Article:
Most investors are aware that high yield bonds have greater credit risk than many other fixed income sectors. But what might be less appreciated – especially by investors who are new to high yield — is how challenging high yield liquidity can be at times, and how rapidly high yield bond prices can fall in a deteriorating market. Market sell-off is accompanied by rising transaction costs for high yield securities.
Market Realist – High yield bonds perform well when the economy is improving
Investors consider US Treasury bonds (TLT) to be very safe because the full faith and credit of the US government back them. Hence, investors pay a premium in the form of lower yields to purchase Treasuries.
On the other hand, investors believe that high yield or “junk” bonds (HYG)(JNK) are quite uncertain because these bonds come with credit risks. While Treasuries have virtually no default risks whatsoever, junk bonds do. To attract investors, junk bonds offer much higher yields.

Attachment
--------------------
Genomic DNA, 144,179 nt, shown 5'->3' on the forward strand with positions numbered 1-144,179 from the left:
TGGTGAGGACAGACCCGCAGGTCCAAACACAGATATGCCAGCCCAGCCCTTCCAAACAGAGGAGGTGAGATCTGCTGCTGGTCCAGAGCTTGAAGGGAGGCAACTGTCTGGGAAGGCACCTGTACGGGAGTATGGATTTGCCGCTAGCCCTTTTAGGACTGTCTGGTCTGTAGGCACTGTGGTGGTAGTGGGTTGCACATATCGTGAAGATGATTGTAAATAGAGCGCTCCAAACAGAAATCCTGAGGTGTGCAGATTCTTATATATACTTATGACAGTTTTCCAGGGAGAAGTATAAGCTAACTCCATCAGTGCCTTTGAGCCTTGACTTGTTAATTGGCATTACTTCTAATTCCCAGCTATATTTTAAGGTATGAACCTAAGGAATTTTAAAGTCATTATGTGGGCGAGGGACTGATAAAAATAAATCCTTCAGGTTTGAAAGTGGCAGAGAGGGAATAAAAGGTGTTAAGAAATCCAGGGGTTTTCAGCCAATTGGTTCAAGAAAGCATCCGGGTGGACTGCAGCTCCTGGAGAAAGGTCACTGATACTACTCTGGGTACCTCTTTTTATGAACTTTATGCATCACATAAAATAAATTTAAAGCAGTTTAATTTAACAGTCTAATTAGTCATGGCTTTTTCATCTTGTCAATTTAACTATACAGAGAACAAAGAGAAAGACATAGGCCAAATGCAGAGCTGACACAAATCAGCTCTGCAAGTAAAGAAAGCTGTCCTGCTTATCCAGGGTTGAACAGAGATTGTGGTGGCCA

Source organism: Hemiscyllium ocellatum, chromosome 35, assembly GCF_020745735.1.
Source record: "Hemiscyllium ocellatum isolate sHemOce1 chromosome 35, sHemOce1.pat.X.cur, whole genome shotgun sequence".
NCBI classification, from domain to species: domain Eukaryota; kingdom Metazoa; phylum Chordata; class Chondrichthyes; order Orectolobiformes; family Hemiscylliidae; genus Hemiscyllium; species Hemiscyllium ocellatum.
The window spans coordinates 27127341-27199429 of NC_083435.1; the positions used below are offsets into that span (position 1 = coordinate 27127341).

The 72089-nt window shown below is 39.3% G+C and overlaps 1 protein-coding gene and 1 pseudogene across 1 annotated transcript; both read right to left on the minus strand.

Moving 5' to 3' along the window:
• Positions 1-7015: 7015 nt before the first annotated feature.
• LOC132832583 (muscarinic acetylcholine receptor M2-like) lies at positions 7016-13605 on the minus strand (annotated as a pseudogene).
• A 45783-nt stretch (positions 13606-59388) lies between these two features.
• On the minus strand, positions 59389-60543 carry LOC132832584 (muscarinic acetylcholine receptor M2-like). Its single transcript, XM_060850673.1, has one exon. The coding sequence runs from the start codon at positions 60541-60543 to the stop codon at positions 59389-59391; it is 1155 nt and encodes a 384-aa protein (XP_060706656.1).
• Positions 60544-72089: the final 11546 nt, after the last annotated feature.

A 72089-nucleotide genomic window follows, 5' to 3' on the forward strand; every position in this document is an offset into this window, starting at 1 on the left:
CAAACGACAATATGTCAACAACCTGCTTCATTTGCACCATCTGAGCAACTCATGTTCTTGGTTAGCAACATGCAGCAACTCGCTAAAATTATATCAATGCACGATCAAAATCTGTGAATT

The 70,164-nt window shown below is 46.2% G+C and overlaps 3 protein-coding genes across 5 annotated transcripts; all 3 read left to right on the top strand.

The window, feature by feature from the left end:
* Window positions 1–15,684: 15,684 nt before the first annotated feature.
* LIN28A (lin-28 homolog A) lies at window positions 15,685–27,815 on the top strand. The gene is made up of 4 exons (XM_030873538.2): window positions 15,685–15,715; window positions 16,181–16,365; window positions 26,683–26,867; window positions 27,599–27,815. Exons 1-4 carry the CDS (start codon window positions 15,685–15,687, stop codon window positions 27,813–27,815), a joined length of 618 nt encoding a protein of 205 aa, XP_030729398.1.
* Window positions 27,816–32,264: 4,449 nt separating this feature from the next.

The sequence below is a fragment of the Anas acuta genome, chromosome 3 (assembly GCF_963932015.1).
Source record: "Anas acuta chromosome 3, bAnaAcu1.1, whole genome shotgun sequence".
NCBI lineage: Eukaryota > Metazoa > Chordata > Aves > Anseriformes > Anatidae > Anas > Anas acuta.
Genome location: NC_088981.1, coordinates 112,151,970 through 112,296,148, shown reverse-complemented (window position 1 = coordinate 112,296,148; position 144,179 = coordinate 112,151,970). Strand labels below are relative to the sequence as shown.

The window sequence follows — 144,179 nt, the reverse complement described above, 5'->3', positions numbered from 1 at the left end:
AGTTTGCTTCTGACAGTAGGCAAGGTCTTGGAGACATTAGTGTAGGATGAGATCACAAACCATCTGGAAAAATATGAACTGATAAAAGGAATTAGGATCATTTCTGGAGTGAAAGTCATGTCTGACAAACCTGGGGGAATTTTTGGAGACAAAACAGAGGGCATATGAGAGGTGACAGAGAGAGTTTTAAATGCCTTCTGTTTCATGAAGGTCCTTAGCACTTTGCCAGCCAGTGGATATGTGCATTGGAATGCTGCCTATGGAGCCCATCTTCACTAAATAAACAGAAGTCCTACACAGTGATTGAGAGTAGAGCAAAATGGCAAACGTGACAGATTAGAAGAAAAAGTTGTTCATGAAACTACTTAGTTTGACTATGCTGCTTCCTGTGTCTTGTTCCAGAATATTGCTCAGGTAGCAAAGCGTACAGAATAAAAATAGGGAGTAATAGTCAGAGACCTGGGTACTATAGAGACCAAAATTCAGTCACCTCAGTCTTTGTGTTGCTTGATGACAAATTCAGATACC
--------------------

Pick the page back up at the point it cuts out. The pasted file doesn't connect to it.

High yield bond prices are cyclical in nature. When the economy and the credit markets are improving, high yield bonds perform well. Likewise, when the economy and the credit markets are deteriorating, high yield bonds crash as the probability of default heightens. Hence, these bonds tend to be quite volatile. A junk bond has a rating below BBB on Standard & Poor’s or a Moody’s rating that is below Baa.
The graph above compares the yield on the 10-year Treasury (IEF) with the BofA Merrill Lynch US High Yield CCC or Below Effective Yield. During the Great Recession, the latter crashed, yielding as high as 42%. Meanwhile, Treasury yields have been dipping, as discussed in the first part. Investment-grade corporate bond (LQD) yields fall between the two, skewed towards the Treasuries.